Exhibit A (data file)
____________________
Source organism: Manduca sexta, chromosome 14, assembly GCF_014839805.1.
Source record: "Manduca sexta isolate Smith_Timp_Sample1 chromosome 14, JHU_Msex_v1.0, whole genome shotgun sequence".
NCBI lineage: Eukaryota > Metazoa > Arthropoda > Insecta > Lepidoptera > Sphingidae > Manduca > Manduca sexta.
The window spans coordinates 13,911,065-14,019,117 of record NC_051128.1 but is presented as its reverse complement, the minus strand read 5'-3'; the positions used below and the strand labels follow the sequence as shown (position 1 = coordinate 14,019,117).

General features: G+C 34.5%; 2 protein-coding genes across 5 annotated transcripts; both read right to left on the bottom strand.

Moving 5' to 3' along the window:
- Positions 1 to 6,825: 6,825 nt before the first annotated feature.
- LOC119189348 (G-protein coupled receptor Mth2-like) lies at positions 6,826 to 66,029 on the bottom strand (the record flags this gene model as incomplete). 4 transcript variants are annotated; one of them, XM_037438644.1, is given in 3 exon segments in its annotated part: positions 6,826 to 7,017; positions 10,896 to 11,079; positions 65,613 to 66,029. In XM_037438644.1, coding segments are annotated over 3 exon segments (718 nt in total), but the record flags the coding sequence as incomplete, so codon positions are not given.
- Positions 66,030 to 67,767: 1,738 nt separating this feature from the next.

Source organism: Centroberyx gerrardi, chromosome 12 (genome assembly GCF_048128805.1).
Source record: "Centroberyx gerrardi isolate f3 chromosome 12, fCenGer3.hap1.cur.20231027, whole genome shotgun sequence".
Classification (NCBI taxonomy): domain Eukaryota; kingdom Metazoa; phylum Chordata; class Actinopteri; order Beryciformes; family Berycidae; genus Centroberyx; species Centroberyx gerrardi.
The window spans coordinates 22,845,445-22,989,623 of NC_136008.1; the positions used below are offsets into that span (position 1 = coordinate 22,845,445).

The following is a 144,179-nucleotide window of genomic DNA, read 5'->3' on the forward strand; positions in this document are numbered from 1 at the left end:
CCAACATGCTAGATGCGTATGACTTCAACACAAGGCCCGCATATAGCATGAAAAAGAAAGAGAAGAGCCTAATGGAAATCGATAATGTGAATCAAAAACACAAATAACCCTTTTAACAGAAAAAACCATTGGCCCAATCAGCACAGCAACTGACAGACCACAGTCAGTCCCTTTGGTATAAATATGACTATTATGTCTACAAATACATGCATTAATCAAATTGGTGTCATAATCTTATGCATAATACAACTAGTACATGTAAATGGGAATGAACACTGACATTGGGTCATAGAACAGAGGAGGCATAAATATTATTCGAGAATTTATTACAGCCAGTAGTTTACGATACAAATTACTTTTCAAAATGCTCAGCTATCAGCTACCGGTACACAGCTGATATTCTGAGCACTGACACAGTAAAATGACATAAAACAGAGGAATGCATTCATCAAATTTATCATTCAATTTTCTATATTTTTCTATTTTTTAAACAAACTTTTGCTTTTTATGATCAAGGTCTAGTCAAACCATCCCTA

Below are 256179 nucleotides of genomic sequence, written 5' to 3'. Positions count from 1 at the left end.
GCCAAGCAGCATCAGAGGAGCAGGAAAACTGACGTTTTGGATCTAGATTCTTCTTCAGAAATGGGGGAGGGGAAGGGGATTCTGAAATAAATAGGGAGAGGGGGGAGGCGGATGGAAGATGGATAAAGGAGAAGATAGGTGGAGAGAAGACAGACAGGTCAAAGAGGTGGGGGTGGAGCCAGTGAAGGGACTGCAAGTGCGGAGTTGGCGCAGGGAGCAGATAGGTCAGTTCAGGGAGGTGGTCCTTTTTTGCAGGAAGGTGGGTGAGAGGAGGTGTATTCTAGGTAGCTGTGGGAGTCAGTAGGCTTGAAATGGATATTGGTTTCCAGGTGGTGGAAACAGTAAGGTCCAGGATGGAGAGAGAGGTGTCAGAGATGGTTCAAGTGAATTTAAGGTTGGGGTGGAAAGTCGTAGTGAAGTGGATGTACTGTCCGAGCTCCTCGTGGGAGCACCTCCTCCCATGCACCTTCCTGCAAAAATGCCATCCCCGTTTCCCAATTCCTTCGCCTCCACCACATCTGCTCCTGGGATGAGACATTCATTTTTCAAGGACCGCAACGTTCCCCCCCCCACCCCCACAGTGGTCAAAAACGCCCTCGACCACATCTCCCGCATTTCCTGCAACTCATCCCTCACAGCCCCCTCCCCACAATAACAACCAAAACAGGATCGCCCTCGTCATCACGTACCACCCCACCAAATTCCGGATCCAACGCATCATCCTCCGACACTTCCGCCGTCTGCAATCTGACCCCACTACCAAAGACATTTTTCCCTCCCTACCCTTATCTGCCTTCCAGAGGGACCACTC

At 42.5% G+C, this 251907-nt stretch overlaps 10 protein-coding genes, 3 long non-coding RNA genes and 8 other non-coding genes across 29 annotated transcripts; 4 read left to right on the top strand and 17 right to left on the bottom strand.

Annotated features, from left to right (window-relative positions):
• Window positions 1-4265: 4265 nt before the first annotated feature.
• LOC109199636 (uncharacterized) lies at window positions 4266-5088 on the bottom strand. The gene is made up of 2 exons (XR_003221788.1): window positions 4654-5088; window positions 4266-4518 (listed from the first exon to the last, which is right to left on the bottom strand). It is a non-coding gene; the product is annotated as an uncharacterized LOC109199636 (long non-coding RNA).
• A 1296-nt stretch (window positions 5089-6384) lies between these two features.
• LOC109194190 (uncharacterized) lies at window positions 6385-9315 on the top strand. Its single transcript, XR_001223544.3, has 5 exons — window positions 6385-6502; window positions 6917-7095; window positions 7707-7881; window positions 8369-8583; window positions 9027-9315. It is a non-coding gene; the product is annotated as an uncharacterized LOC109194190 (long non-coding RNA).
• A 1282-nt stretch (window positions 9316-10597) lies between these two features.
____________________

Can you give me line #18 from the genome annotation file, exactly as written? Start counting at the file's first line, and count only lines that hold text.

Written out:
At 42.5% G+C, this 251907-nt stretch overlaps 10 protein-coding genes, 3 long non-coding RNA genes and 8 other non-coding genes across 29 annotated transcripts; 4 read left to right on the top strand and 17 right to left on the bottom strand.